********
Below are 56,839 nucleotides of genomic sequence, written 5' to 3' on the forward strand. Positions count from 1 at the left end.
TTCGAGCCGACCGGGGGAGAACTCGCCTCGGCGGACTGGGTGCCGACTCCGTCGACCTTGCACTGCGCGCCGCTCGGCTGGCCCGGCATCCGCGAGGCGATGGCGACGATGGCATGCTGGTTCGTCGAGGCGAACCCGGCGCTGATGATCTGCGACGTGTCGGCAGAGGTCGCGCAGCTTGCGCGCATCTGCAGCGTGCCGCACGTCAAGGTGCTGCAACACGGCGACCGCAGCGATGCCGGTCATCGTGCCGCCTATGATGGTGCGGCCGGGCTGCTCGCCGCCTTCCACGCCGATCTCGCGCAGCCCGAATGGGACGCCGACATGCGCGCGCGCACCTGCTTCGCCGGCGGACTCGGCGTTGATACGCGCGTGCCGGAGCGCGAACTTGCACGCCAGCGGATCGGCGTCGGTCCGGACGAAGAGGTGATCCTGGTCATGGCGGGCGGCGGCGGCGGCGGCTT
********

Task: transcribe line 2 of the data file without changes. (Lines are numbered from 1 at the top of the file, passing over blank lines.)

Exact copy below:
TTCGAGCCGACCGGGGGAGAACTCGCCTCGGCGGACTGGGTGCCGACTCCGTCGACCTTGCACTGCGCGCCGCTCGGCTGGCCCGGCATCCGCGAGGCGATGGCGACGATGGCATGCTGGTTCGTCGAGGCGAACCCGGCGCTGATGATCTGCGACGTGTCGGCAGAGGTCGCGCAGCTTGCGCGCATCTGCAGCGTGCCGCACGTCAAGGTGCTGCAACACGGCGACCGCAGCGATGCCGGTCATCGTGCCGCCTATGATGGTGCGGCCGGGCTGCTCGCCGCCTTCCACGCCGATCTCGCGCAGCCCGAATGGGACGCCGACATGCGCGCGCGCACCTGCTTCGCCGGCGGACTCGGCGTTGATACGCGCGTGCCGGAGCGCGAACTTGCACGCCAGCGGATCGGCGTCGGTCCGGACGAAGAGGTGATCCTGGTCATGGCGGGCGGCGGCGGCGGCGGCTT